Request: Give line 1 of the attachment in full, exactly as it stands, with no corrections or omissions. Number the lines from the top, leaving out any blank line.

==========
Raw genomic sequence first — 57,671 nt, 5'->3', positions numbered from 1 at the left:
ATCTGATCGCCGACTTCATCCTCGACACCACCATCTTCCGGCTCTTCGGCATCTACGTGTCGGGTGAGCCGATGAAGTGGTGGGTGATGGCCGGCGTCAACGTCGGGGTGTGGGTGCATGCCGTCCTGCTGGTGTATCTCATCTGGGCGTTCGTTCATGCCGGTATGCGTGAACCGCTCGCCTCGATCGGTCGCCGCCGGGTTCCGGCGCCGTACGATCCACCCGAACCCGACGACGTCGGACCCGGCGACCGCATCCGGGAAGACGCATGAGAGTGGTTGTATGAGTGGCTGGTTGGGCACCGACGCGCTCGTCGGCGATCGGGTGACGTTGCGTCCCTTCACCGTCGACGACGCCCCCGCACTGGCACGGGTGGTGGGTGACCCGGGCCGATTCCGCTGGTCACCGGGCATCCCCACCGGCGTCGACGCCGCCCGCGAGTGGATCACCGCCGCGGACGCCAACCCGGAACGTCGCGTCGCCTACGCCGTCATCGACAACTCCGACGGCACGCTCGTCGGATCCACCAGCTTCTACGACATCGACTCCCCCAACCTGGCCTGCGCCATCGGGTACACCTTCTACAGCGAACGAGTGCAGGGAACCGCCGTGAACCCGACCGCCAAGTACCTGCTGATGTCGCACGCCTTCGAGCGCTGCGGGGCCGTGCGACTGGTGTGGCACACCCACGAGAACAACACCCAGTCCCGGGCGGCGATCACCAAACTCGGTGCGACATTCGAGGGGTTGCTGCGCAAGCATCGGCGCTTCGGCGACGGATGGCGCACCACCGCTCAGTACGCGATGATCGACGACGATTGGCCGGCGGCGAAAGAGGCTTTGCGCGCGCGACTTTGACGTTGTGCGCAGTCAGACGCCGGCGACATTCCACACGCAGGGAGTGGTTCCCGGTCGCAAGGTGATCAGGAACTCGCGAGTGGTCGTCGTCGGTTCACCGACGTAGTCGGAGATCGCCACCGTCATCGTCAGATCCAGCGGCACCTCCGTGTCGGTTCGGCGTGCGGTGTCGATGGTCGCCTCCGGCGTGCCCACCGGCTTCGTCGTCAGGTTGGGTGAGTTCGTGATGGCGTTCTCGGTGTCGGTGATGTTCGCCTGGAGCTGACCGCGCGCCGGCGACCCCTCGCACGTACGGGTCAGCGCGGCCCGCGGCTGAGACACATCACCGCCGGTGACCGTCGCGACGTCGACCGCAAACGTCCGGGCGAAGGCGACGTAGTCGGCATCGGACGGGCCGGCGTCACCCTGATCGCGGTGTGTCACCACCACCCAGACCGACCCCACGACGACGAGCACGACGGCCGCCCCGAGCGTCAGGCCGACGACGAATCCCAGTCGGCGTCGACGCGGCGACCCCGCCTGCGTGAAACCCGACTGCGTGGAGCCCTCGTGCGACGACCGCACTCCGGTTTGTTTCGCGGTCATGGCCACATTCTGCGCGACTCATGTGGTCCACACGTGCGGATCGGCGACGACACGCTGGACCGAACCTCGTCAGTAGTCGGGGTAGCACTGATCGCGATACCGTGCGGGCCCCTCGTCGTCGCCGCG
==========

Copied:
Raw genomic sequence first — 57,671 nt, 5'->3', positions numbered from 1 at the left: